What is Individual Income Tax Evasion? Explanation, IRS Penalities and Example Fraud Cases

tax evasion v tax avoidance

Individuals who intentionally file false returns are guilty of tax evasion. If convicted, they face hefty fines and back taxes, in addition to a maximum of five years in prison. Reputable tax accountants and online tax return programs can help individuals avoid tax fraud by filing proper returns.

Tax evasion could get a maximum of 5 years in prison – image by pixabay.com

What Qualifies as Individual Tax Evasion?

An individual who willfully fails to pay income taxes is guilty of tax fraud. According to Cornell University Law School, an individual is committing tax evasion when he knowingly:

  • neglects to file returns
  • files false returns
  • reports less than actual income
  • reports more than actual deductions
  • hides money in accounts outside the country
Hiding money in accounts outside the country is tax evasion – image by eupoliticalreport.eu

Tax fraud cases range from simple tax evasion to complicated tax schemes.

Penalties for Tax Evasion

According to the IRS (code 7201), tax evasion is a felony. Individuals who commit tax fraud can be sentenced to:

  • spend up to five years in prison
  • face additional time under supervised release
  • pay full restitution in back taxes
People with tax evasion would go to prison – image by pixabay.com
  • pay up to $250,000 in fines
  • pay the costs of prosecution

Examples of Individual Tax Fraud Cases

In February of 2010, Connecticut resident Patricia Baddeley Meehan was charged in a more complicated tax scheme, in which she defrauded the law office for which she worked. She used credit cards for personal use, cashed checks from a law firm account, and took cash advances at casinos.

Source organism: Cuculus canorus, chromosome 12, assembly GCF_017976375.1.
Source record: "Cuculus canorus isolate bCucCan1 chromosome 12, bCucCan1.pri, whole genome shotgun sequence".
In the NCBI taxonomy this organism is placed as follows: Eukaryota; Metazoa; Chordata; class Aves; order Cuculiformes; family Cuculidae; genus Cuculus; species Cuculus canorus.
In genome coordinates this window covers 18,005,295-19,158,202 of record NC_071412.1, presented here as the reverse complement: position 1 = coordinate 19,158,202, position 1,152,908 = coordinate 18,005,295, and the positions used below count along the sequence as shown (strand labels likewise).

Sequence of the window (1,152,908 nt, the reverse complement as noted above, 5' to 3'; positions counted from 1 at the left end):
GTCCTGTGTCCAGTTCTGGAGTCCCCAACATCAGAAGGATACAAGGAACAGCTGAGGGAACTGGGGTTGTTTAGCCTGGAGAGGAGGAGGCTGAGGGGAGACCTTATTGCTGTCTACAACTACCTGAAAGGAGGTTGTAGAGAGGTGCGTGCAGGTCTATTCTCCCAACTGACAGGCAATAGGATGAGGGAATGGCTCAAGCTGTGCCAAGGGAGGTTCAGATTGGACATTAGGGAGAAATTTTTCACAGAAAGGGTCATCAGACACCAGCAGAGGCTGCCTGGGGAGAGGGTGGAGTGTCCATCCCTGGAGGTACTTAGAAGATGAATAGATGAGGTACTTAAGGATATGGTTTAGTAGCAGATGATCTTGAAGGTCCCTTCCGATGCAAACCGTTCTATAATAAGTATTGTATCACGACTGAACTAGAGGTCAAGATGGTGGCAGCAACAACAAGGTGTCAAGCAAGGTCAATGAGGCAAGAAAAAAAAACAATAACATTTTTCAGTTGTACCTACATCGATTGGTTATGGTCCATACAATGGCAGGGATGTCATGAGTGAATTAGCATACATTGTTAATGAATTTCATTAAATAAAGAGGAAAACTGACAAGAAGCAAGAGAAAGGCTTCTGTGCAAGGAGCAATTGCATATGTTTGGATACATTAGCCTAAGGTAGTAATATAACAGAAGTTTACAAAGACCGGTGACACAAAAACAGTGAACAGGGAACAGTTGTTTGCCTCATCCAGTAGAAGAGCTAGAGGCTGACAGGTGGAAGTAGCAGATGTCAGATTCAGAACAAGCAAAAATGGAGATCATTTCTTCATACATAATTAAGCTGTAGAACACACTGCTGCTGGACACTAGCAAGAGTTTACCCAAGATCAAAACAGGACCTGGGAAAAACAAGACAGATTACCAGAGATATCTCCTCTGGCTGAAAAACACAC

Patricia Baddeley Meehan used credit cards for personal use – image by savingsking.com

She was charged with tax fraud, since she neglected to report the money (she illegally used) as income. Meehan was sentenced to nearly four years in prison and three years of supervised release. She was also ordered to pay full restitution to her employer, plus back taxes, penalties and interest to the IRS.

Meehan was sentenced to nearly four years in prison – image by istockphoto.com

How to Avoid Tax Fraud

According to Cornell University, to convict an individual of tax evasion, the prosecution must prove that the individual has an unpaid tax liability, which she intentionally attempted to evade. Thus, an individual can avoid tax fraud by filing proper tax returns each year through a reputable and trustworthy source.

An individual can avoid tax fraud by filing proper tax returns each year – image by theeconomictimes.com

Individuals can prepare tax returns through local accountants, chains (such as H & R block), or online programs (including Turbo Tax and Tax Act).

As long as an individual includes all income and deductions properly and files through a reputable source, he can avoid tax fraud and the resulting IRS penalties.


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